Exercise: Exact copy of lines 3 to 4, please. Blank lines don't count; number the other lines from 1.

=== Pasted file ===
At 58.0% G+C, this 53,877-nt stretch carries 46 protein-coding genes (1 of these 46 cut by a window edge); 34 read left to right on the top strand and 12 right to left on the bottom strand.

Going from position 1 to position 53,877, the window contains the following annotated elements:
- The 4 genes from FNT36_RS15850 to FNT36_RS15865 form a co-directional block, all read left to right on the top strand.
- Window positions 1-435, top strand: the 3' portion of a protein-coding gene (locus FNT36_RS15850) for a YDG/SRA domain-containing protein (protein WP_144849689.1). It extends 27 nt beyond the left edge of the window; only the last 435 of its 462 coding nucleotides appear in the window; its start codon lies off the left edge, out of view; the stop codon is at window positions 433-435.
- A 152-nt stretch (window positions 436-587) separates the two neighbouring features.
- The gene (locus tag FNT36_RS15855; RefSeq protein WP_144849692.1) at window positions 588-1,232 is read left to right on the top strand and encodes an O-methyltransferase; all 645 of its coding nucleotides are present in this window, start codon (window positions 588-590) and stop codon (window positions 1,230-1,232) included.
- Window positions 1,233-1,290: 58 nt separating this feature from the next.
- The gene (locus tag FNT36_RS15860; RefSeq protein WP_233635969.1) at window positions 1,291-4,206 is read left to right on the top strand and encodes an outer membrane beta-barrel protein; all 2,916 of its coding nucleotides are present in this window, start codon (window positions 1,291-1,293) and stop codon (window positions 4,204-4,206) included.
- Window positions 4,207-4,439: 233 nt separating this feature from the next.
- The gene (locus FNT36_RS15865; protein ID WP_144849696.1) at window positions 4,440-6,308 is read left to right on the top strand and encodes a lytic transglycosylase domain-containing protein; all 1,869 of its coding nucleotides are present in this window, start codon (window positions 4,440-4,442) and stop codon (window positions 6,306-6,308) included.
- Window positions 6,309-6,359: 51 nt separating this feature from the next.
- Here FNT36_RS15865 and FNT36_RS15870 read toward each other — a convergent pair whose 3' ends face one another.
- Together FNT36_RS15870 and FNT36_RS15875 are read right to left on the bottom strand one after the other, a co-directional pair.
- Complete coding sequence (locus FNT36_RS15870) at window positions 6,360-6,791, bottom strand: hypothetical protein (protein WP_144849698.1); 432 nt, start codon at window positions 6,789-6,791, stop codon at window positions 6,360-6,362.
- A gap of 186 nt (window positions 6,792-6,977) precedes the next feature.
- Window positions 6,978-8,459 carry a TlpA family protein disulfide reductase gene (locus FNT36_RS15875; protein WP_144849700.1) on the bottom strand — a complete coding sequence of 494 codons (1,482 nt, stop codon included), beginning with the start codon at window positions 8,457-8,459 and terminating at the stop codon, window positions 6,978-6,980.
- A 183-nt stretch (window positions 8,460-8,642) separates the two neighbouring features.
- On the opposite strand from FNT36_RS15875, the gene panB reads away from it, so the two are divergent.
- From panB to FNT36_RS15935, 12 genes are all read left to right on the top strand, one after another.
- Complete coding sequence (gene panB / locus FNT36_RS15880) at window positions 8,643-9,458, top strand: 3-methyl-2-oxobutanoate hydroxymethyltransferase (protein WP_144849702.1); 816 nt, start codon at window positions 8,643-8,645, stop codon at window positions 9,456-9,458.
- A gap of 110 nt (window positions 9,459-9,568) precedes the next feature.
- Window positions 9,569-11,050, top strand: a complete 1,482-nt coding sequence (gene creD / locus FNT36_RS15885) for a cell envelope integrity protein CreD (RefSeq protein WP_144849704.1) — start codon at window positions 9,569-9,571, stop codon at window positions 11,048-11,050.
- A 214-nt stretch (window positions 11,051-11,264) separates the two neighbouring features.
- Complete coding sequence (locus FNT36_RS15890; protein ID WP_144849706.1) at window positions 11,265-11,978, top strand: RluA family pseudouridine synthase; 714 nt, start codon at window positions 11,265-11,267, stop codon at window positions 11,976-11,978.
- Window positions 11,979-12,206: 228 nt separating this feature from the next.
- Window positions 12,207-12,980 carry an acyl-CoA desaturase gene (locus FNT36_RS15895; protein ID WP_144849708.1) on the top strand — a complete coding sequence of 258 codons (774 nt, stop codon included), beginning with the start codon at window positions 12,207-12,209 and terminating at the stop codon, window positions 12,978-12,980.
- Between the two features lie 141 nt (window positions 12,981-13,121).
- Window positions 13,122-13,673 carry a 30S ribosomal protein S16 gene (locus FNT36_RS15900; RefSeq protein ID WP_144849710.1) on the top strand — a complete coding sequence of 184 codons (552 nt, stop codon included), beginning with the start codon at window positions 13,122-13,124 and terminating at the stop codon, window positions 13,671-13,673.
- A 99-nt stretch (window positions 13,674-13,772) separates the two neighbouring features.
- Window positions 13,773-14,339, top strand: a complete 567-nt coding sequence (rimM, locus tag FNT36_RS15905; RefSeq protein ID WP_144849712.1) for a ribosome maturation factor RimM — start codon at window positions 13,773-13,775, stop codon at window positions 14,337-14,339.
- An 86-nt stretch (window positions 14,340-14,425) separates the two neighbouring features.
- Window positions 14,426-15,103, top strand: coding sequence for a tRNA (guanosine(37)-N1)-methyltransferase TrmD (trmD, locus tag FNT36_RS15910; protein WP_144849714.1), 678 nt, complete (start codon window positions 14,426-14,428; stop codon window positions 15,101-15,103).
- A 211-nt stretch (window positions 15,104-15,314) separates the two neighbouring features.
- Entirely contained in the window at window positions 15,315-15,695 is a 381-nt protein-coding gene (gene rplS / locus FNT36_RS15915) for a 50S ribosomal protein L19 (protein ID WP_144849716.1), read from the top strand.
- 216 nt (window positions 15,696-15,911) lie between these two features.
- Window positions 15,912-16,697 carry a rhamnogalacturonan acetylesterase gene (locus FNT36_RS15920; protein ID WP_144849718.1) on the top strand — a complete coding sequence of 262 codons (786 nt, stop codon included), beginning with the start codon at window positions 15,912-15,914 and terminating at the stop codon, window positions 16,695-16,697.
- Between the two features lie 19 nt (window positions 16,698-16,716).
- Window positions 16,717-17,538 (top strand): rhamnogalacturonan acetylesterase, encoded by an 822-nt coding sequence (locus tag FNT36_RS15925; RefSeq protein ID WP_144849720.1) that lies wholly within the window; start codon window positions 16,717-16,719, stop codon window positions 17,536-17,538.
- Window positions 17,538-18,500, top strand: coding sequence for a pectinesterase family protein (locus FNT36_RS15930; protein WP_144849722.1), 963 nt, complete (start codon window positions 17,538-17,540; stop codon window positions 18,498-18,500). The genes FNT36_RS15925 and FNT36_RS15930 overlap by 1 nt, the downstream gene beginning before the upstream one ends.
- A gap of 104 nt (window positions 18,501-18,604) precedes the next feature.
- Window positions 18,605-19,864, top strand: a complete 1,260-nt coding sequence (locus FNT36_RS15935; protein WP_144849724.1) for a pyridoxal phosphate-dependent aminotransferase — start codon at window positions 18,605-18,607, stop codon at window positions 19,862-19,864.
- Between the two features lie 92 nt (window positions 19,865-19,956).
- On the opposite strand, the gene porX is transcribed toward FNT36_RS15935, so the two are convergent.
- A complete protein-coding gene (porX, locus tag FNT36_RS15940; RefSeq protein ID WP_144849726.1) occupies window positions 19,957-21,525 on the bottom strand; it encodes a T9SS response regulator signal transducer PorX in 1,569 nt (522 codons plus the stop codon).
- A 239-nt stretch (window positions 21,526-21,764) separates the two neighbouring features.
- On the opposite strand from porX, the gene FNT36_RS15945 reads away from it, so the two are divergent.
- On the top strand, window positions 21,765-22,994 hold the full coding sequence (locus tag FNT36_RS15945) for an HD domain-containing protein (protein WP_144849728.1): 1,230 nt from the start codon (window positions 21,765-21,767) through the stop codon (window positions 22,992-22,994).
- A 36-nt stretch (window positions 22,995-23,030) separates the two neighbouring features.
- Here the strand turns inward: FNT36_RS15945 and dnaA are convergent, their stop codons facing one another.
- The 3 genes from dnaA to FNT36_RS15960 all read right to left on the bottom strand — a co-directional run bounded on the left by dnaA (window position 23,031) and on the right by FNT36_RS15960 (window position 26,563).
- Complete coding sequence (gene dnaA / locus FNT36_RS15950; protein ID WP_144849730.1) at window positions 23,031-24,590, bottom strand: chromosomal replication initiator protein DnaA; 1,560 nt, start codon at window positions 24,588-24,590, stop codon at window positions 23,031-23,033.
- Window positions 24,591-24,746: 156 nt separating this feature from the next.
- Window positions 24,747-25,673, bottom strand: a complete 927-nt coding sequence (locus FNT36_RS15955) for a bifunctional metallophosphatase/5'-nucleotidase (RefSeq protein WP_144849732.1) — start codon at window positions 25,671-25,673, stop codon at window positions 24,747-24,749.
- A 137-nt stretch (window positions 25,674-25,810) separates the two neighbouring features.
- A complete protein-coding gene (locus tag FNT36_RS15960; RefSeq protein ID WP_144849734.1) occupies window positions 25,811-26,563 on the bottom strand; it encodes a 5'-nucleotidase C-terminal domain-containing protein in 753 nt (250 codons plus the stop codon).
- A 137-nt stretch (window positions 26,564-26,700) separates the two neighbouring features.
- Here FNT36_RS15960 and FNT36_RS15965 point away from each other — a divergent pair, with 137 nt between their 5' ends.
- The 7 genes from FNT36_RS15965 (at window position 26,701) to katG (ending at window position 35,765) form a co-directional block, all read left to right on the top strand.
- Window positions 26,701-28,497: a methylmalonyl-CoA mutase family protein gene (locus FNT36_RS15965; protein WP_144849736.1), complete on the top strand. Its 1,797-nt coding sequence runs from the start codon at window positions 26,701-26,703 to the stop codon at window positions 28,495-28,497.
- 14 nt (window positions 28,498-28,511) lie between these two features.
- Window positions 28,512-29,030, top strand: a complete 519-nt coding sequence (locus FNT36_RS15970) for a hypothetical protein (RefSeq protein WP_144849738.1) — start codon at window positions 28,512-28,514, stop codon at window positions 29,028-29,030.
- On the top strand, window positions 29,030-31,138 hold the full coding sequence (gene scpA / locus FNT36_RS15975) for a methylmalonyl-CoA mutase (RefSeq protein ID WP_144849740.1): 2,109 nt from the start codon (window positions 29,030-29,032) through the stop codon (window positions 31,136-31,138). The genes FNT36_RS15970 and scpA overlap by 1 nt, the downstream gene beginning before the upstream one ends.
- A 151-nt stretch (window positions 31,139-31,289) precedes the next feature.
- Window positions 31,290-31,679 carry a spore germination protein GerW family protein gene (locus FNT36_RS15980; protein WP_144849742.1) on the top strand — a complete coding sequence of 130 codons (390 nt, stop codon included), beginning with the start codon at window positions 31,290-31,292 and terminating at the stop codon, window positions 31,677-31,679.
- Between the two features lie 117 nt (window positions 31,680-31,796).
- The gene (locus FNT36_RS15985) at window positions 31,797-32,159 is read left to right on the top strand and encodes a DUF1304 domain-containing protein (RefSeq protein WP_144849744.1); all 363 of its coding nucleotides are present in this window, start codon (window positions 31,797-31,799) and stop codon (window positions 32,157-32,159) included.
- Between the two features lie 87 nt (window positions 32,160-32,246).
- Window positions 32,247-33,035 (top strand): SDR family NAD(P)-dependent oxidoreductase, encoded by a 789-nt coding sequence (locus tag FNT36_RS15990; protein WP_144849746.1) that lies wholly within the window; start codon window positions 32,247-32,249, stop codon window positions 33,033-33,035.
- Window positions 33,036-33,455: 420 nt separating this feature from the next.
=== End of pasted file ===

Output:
- The 4 genes from FNT36_RS15850 to FNT36_RS15865 form a co-directional block, all read left to right on the top strand.
- Window positions 1-435, top strand: the 3' portion of a protein-coding gene (locus FNT36_RS15850) for a YDG/SRA domain-containing protein (protein WP_144849689.1). It extends 27 nt beyond the left edge of the window; only the last 435 of its 462 coding nucleotides appear in the window; its start codon lies off the left edge, out of view; the stop codon is at window positions 433-435.